There were many, many finales: last trophy under Guardiola, last Guardiola presser for FCB (for now), last match of the Guardiola era, lots and lots of lasts. Guardiola left the pitch to let the players celebrate, rather than becoming a media distraction. He congratulated each one, each member of the coaching staff, each and every one of them, before he left the pitch to the players.
Were they feeling uncertainty? Sadness? Nostalgia? Impossible to know, but we can doubt they were feeling anything other than joy, as they had outdone themselves in a footballing display, like so many over these four wondrous seasons, a display for the ages. Bilbao was fast, physical and aggressive. And we were faster. It didn’t even take 3 minutes for the first goal to come, as our turbomidgets scurried around as if they had little jets in their shoes. And perfectly, it came from one of Guardiola’s projects, Pedro, a player who struggled this season but finally, as it ended, found his form.
Sure enough, for the goal, Pedro was Pedro. He found space, and smacked an unerring shot. No dribbling, no fancy stuff, no trying to beat a defender. Space. Ball. Goal. And his second goal was just as opportunistic, both goals rooted in movement — constant, high-speed, incessant movement. At times in this match, Pedro almost seemed to outrun his own feet, such was the alacrity of his movement.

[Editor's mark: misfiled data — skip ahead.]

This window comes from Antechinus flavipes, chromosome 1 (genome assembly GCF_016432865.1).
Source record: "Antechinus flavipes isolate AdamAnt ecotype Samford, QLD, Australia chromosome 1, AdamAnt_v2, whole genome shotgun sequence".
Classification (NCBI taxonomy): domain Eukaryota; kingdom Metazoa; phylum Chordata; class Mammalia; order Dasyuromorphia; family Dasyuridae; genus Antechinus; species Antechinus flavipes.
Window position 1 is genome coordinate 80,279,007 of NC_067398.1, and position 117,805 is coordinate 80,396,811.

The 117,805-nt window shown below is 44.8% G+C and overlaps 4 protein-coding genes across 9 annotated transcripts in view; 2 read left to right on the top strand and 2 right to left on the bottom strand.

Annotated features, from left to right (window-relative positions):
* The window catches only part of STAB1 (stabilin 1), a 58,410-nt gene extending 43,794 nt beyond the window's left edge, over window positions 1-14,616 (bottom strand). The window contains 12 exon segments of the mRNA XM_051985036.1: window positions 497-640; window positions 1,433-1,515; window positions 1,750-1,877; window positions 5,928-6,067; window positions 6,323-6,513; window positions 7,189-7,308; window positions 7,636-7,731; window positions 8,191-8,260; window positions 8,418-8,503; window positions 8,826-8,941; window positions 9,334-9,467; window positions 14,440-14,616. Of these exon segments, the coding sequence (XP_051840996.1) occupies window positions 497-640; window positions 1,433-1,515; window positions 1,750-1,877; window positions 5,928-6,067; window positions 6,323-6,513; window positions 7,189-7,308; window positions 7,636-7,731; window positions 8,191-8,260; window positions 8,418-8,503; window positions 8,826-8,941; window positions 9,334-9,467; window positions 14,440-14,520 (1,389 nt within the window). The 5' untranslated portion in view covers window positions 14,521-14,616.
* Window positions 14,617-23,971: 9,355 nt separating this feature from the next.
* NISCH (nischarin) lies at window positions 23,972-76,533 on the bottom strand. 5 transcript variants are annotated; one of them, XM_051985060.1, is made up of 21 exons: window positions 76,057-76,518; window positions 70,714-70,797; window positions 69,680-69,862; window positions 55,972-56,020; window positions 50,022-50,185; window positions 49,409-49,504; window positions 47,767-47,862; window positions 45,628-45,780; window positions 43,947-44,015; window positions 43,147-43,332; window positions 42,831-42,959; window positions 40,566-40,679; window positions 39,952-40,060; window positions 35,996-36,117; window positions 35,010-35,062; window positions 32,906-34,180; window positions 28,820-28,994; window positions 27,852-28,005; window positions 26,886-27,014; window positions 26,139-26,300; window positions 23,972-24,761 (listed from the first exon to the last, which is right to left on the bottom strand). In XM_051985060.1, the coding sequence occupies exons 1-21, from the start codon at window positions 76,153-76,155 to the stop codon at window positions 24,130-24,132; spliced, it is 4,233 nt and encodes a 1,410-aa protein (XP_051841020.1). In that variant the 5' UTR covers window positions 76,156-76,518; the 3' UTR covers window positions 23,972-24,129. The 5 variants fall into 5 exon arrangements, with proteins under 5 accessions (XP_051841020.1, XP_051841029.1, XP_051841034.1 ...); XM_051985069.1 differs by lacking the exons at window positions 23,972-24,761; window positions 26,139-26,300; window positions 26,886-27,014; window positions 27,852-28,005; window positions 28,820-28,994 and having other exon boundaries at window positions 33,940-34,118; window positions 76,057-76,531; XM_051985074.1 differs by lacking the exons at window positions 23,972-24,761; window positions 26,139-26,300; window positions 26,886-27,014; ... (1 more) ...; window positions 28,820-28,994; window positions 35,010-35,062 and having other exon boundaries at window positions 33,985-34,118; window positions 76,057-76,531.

And Messi, playing as a 10 instead of a false 9, defending and attacking, losing a ball and utilizing the fastest first 20 steps in the game to win it back. No conservation mode for this match, no thinking about tomorrow or mid-week, and he was remarkable.
Guardiola asked Montoya “Can you,” and our RB of the future responded with an excellent match.
Busquets was indomitable in the midfield, but you had to watch him closely to realize the havoc he was wreaking, in the box, in midfield, sliding simple passes along to keep the attack moving, another Guardiola project like the team that reached its flower under the tutelage of a man who is so much more than a coach, a man whose beauty and sensitivity, even as it made his time at the helm almost indescribably beautiful, also limited that time at the helm as sure as if he’d flipped over an egg timer when he first picked up his whistle.
The most beautiful flowers bloom fast, smell exquisite, delight the eyes and then wither, leaving you to smile at the ever so faint, residual whiff of the lustrous fragrance. Though Tito Vilanova will be at the helm next season, he will be coaching Pep Guardiola’s team. Like that wonderful flower, his presence will linger in hearts and minds.
So at the end of this match, a match, celebration and performance that felt like the first season Guardiola took over, all that we are left to do is marvel at the spectacle, celebrate its beauty and mourn the interminable weeks before it reunites, to start next season as it did this one, with a pair of Clasics against the newly crowned La Liga champions.
That time will be then. For now, even as we note that history is the past, cules will remember this match. The outcome, the way it was played, the comportment of the players before, during and after makes a perfect bookend to the conclusion of a glorious era.